Clark's Sketch Map
Bitterroot River—Packer Meadows
To see labels, point to the map.
Beinecke Rare Book and Manuscript Library, Yale University
Moulton, Atlas, Map 69, Detail
This short stretch of Indian road was the interface between the Rocky Mountain barrier and the High Plains, anchored in important travel hubs. At the east end was a long-established gathering-place, resting-point, safe-house, and communication center for mountain peoples. Lewis and Clark called it "Travelers' Rest." At the west end was a spa where more roads converged from the north. The explorers did not give it a name, nor did they record an Indian name. On the Bitterroot Divide, eight miles to the south, was a major seasonal food-mart featuring camas; just south of the divide, down at the headwaters of the Lochsa River, was a meat department offering fresh salmon and elk in season.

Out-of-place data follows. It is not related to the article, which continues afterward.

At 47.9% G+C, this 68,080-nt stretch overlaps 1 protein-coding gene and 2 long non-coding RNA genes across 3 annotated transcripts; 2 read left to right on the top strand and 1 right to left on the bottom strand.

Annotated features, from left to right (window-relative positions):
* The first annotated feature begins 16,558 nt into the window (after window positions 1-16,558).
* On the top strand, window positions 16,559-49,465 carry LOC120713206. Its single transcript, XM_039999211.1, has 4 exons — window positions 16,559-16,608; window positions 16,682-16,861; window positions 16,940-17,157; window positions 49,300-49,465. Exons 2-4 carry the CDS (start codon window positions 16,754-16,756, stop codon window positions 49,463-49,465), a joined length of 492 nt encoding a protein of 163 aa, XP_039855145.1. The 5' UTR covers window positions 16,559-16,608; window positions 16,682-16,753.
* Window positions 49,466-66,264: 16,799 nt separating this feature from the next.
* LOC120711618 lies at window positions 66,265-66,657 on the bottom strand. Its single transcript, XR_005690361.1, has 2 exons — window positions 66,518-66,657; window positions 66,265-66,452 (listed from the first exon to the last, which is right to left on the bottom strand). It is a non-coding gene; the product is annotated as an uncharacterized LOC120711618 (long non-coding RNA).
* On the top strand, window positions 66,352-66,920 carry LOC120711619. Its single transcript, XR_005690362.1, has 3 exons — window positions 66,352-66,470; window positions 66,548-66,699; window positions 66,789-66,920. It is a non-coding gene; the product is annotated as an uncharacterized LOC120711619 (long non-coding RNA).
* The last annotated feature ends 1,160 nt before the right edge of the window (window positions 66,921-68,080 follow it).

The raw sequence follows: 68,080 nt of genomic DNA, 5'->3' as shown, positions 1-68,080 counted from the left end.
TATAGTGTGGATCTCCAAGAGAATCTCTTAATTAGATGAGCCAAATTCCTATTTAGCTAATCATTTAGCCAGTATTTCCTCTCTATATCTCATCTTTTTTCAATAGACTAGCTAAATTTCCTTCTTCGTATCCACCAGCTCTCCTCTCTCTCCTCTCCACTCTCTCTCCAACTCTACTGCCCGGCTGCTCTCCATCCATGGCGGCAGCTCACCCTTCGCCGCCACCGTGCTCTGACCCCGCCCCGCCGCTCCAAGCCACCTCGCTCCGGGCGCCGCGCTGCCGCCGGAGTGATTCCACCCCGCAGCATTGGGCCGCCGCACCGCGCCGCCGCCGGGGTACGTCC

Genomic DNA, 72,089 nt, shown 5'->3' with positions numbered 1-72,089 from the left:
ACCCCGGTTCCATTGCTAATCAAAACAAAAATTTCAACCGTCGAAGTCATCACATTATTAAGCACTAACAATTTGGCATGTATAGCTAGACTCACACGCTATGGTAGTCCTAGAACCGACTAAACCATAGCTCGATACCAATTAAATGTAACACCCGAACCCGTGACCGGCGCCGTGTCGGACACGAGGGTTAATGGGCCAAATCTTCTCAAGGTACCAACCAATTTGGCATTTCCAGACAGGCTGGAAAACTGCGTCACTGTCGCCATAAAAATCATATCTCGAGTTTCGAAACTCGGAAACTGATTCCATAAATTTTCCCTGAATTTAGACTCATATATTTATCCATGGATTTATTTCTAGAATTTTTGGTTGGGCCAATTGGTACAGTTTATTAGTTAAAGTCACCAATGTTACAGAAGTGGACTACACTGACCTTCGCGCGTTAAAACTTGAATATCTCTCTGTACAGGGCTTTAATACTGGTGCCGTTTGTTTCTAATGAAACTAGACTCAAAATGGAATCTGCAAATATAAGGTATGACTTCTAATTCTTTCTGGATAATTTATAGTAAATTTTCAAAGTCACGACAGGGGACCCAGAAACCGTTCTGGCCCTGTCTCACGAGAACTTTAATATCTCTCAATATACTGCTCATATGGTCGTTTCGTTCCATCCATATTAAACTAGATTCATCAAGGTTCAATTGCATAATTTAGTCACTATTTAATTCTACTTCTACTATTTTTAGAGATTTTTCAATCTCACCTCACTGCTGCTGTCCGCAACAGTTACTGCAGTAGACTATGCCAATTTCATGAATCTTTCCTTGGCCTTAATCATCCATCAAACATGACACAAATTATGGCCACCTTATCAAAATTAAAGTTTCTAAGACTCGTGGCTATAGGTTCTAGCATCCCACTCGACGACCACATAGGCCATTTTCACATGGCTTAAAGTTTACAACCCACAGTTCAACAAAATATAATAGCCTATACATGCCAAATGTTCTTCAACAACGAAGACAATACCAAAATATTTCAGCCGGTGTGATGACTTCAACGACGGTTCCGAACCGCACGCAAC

The latitude of Travelers' Rest, calculated at Point of Observation No. 46, actually refers to a point about three miles north, which would be roughly under the .8 in the figure 28.8. The actual latitude at the center of the site where the Corps camped has been determined to be 46°44'58" North. The longitude, which the captains did not calculate, is 114°05'16" West.1
Funded in part by a grant from the Montana Cultural Trust
- 1. Robert N. Bergantino, An Evaluation of Original Lewis and Clark Information to Determine the Location of Travelers Rest Camp, Lolo, Montana (1998).